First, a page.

Dear Ace: I have three young children and we have hit every playground in the area. When I was young, instead of playgrounds, we had swings and see-saws. Where have all the see- saws gone? Have there been too many head injuries or what?—Noah Fun
Noah: When Ace was young (well, younger), oh how he loved dragging his best friend out to the playground and see-sawing. His best friend would climb on and wait patiently as Ace slung one leg over and hoisted himself onto the board. Of course, at that point, Ace was still carrying most (read: all) of his baby fat, which accounted for the cartoon-like plummeting of the see-saw to the ground as soon as Ace climbed on. But, that brief “whooshing” of the see-saw was enough to thrill Ace for a lifetime. Or at least until lunch.
Ace caught up with Brian Daly, the assistant director of Parks and Recreation to see where Charlottesville’s hiding the see-saws. Brian said that, in fact, there are see-saws in the area. Specifically, a three-child see-saw at the renovated McGuffey Park which Brian says is “really cool.”
Of course, Brian also said that there aren’t many see-saws around anymore because, quite frankly, kids don’t think they’re that fun. Playground activities these days are geared more toward climbing and physical activity—things that combat childhood obesity. Also, educational activities—like talking into tubes that run the length of the playground to communicate with children on the other side—are popular.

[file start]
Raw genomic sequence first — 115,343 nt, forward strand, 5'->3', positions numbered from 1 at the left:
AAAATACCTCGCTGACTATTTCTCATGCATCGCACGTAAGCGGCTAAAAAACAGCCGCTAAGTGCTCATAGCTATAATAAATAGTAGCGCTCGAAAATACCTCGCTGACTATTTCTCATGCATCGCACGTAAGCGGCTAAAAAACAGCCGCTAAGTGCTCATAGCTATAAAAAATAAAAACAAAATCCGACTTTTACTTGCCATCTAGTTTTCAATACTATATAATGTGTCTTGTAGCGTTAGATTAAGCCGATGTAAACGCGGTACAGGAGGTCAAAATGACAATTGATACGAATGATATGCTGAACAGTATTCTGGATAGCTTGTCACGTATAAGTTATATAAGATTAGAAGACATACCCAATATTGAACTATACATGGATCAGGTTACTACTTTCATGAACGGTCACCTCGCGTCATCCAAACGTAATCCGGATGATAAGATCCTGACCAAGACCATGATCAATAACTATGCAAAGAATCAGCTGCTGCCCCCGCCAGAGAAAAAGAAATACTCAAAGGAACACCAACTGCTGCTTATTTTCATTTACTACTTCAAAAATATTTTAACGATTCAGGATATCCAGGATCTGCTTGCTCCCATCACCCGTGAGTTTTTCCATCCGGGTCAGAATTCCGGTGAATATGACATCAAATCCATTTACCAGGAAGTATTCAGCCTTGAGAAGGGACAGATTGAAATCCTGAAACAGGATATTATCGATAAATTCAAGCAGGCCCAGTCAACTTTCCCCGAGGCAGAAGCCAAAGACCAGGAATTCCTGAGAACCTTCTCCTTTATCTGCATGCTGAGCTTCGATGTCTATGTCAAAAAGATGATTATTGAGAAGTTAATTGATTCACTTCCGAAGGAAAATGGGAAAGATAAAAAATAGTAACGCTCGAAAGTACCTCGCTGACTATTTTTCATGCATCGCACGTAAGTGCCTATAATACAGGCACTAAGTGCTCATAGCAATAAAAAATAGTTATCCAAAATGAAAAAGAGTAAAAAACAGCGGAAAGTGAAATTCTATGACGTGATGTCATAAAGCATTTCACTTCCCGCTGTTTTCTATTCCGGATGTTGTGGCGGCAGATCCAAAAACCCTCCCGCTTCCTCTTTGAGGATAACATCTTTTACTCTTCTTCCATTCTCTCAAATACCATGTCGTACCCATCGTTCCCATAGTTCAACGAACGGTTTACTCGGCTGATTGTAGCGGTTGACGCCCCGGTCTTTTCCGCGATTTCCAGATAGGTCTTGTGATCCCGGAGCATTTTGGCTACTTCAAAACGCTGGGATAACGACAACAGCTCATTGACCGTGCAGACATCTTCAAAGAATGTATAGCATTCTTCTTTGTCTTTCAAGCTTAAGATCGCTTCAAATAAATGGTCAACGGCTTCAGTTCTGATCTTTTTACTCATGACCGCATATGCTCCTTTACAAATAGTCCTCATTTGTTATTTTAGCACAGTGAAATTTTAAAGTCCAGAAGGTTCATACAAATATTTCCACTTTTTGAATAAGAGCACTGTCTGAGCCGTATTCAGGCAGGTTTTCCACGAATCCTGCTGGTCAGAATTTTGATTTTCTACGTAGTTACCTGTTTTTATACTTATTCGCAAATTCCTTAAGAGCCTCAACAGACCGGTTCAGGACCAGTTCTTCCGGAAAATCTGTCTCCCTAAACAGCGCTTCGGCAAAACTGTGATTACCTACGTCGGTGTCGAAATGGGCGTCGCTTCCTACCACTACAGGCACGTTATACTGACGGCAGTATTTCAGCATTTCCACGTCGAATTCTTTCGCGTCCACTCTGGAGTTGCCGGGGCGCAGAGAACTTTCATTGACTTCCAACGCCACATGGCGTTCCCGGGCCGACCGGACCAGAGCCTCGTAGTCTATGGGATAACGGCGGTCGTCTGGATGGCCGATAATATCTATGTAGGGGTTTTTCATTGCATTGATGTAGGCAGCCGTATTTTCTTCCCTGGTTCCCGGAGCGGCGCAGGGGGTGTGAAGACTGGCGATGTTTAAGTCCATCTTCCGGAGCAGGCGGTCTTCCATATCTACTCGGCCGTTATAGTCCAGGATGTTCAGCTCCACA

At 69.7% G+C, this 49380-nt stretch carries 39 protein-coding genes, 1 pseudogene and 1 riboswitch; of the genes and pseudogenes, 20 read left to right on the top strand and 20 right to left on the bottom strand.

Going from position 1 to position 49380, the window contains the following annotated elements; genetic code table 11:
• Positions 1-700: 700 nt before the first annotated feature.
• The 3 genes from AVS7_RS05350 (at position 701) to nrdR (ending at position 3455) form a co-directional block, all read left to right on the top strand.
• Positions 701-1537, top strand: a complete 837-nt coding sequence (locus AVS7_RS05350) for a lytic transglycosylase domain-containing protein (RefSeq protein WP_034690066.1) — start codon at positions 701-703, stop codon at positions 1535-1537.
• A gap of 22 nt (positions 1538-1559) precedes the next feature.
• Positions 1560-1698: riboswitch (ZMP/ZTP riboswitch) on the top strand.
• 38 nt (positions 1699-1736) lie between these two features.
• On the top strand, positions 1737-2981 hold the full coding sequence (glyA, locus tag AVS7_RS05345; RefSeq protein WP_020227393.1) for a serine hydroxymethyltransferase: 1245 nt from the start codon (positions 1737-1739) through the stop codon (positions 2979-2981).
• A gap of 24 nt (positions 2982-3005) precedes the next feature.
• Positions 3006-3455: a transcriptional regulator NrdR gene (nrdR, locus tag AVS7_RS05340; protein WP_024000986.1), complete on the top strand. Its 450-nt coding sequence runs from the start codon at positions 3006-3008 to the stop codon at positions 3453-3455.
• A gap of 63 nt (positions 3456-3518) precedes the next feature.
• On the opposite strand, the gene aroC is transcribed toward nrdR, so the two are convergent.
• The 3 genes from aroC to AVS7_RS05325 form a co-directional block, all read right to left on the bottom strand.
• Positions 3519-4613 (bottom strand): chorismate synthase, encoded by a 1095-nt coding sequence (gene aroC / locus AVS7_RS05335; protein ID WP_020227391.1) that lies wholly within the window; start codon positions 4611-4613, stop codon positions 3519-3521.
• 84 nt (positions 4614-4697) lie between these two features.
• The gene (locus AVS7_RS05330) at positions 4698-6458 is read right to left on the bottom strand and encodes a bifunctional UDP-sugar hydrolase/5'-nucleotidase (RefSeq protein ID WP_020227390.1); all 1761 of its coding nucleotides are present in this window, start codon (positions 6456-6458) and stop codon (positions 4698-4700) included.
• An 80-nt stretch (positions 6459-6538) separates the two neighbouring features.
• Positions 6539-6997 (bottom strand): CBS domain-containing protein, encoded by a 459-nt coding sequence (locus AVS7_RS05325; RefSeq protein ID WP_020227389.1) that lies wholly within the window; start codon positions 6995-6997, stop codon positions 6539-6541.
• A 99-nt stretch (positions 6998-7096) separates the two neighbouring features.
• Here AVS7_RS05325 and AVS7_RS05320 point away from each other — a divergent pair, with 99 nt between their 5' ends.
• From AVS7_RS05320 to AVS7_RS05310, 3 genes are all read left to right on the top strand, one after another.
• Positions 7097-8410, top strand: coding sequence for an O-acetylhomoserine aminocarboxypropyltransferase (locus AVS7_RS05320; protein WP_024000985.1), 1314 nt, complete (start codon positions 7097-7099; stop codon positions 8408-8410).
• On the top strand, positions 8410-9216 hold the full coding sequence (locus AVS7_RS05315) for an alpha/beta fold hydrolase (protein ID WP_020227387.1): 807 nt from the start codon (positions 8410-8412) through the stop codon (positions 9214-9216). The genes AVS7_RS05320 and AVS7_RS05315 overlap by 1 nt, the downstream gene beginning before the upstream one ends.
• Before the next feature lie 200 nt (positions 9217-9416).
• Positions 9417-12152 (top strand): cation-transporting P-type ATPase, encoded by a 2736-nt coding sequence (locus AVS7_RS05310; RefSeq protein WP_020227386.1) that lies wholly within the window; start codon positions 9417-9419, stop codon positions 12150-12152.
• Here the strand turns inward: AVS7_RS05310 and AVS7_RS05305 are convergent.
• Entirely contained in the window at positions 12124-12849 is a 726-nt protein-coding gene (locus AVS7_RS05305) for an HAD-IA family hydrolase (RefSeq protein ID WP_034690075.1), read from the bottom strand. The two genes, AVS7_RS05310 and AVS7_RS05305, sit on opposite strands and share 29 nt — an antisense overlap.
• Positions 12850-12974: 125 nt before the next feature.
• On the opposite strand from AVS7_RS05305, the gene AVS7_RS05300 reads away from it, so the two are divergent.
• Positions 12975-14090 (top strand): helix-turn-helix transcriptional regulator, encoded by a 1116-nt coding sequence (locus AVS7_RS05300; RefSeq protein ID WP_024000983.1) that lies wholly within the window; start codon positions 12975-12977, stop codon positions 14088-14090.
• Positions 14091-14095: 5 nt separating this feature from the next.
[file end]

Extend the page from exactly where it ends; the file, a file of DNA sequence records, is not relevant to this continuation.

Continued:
As for a correlation between head injuries caused by see-saws and their mysterious disappearance from the playground scene, Brian couldn’t definitively say. He did confirm that there have been many severe injuries and deaths as a result of unsafe playgrounds, but in the 1990s, massive changes were made to playground safety regulations. For instance, you’ll no longer see a swingset attached to a climbing tower structure. “A child will come down the slide, run in front of a child on the swings and get hit by the swing,” Brian told Ace.
Each play unit has a “safety zone” associated with it. The regulations even account for such bizarre (yet, Ace realizes, necessary) factors as “depth of wood carpet mulch.” In case you’re wondering, the depth of the mulch is determined by the height of the structure that stands on it and how much shock absorption it would require if, say, a chubby future investigative reporter were to fall from the top. Ace didn’t have to ask Brian the answer to that one; he already knew it was a lot.
You can ask Ace yourself. Intrepid investigative reporter Ace Atkins has been chasing readers’ leads for 18 years. If you have a question for Ace, e-mail it to firstname.lastname@example.org.